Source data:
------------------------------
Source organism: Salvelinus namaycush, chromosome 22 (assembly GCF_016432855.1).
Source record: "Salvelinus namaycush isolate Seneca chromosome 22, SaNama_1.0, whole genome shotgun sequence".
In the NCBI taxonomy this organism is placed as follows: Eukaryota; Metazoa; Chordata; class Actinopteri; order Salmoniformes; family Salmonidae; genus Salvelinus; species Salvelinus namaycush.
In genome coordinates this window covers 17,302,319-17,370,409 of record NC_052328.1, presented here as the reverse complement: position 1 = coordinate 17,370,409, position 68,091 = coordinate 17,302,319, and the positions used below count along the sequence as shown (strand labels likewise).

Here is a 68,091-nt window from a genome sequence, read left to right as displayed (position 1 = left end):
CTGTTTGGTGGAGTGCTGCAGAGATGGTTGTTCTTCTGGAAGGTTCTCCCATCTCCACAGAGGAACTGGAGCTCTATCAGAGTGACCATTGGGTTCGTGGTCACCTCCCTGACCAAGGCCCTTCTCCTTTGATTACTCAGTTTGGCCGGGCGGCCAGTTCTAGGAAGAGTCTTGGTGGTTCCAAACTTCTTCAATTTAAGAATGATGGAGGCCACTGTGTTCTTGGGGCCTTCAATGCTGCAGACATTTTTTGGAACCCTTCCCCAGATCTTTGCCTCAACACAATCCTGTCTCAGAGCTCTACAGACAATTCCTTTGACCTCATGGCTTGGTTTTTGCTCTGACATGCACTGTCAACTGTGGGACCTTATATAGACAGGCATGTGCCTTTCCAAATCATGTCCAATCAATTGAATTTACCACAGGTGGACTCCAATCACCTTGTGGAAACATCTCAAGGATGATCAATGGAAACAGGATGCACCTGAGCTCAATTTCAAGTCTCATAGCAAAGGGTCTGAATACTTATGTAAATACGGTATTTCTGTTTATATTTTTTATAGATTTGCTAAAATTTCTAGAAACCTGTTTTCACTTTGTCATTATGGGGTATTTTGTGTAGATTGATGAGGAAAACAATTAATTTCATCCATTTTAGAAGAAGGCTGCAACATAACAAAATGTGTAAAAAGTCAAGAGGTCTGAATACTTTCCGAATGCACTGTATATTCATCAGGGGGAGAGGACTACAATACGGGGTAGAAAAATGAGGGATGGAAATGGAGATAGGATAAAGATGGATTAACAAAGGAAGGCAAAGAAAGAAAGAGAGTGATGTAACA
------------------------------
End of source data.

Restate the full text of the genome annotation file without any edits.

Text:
Source organism: Salvelinus namaycush, chromosome 22 (assembly GCF_016432855.1).
Source record: "Salvelinus namaycush isolate Seneca chromosome 22, SaNama_1.0, whole genome shotgun sequence".
In the NCBI taxonomy this organism is placed as follows: Eukaryota; Metazoa; Chordata; class Actinopteri; order Salmoniformes; family Salmonidae; genus Salvelinus; species Salvelinus namaycush.
In genome coordinates this window covers 17,302,319-17,370,409 of record NC_052328.1, presented here as the reverse complement: position 1 = coordinate 17,370,409, position 68,091 = coordinate 17,302,319, and the positions used below count along the sequence as shown (strand labels likewise).

Here is a 68,091-nt window from a genome sequence, read left to right as displayed (position 1 = left end):
CTGTTTGGTGGAGTGCTGCAGAGATGGTTGTTCTTCTGGAAGGTTCTCCCATCTCCACAGAGGAACTGGAGCTCTATCAGAGTGACCATTGGGTTCGTGGTCACCTCCCTGACCAAGGCCCTTCTCCTTTGATTACTCAGTTTGGCCGGGCGGCCAGTTCTAGGAAGAGTCTTGGTGGTTCCAAACTTCTTCAATTTAAGAATGATGGAGGCCACTGTGTTCTTGGGGCCTTCAATGCTGCAGACATTTTTTGGAACCCTTCCCCAGATCTTTGCCTCAACACAATCCTGTCTCAGAGCTCTACAGACAATTCCTTTGACCTCATGGCTTGGTTTTTGCTCTGACATGCACTGTCAACTGTGGGACCTTATATAGACAGGCATGTGCCTTTCCAAATCATGTCCAATCAATTGAATTTACCACAGGTGGACTCCAATCACCTTGTGGAAACATCTCAAGGATGATCAATGGAAACAGGATGCACCTGAGCTCAATTTCAAGTCTCATAGCAAAGGGTCTGAATACTTATGTAAATACGGTATTTCTGTTTATATTTTTTATAGATTTGCTAAAATTTCTAGAAACCTGTTTTCACTTTGTCATTATGGGGTATTTTGTGTAGATTGATGAGGAAAACAATTAATTTCATCCATTTTAGAAGAAGGCTGCAACATAACAAAATGTGTAAAAAGTCAAGAGGTCTGAATACTTTCCGAATGCACTGTATATTCATCAGGGGGAGAGGACTACAATACGGGGTAGAAAAATGAGGGATGGAAATGGAGATAGGATAAAGATGGATTAACAAAGGAAGGCAAAGAAAGAAAGAGAGTGATGTAACA